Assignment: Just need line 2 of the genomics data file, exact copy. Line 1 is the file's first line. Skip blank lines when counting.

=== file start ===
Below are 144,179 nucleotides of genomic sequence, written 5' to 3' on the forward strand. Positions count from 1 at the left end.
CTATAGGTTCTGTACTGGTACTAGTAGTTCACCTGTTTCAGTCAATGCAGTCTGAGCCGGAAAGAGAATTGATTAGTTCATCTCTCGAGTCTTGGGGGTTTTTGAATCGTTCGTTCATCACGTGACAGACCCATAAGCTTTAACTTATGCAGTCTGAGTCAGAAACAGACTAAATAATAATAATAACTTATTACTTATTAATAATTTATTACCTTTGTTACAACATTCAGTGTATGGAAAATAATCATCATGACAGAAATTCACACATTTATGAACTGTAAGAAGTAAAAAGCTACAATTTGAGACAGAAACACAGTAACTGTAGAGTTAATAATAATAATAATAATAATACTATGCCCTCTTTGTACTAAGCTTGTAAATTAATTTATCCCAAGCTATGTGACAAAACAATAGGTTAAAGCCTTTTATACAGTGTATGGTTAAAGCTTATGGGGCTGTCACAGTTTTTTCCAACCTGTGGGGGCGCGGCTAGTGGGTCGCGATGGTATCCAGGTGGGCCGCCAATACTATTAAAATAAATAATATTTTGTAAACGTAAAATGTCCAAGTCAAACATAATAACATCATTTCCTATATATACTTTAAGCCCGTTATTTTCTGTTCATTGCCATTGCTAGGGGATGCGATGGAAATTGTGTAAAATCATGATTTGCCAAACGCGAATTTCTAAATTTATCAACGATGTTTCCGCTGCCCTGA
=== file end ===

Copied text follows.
CTATAGGTTCTGTACTGGTACTAGTAGTTCACCTGTTTCAGTCAATGCAGTCTGAGCCGGAAAGAGAATTGATTAGTTCATCTCTCGAGTCTTGGGGGTTTTTGAATCGTTCGTTCATCACGTGACAGACCCATAAGCTTTAACTTATGCAGTCTGAGTCAGAAACAGACTAAATAATAATAATAACTTATTACTTATTAATAATTTATTACCTTTGTTACAACATTCAGTGTATGGAAAATAATCATCATGACAGAAATTCACACATTTATGAACTGTAAGAAGTAAAAAGCTACAATTTGAGACAGAAACACAGTAACTGTAGAGTTAATAATAATAATAATAATAATACTATGCCCTCTTTGTACTAAGCTTGTAAATTAATTTATCCCAAGCTATGTGACAAAACAATAGGTTAAAGCCTTTTATACAGTGTATGGTTAAAGCTTATGGGGCTGTCACAGTTTTTTCCAACCTGTGGGGGCGCGGCTAGTGGGTCGCGATGGTATCCAGGTGGGCCGCCAATACTATTAAAATAAATAATATTTTGTAAACGTAAAATGTCCAAGTCAAACATAATAACATCATTTCCTATATATACTTTAAGCCCGTTATTTTCTGTTCATTGCCATTGCTAGGGGATGCGATGGAAATTGTGTAAAATCATGATTTGCCAAACGCGAATTTCTAAATTTATCAACGATGTTTCCGCTGCCCTGA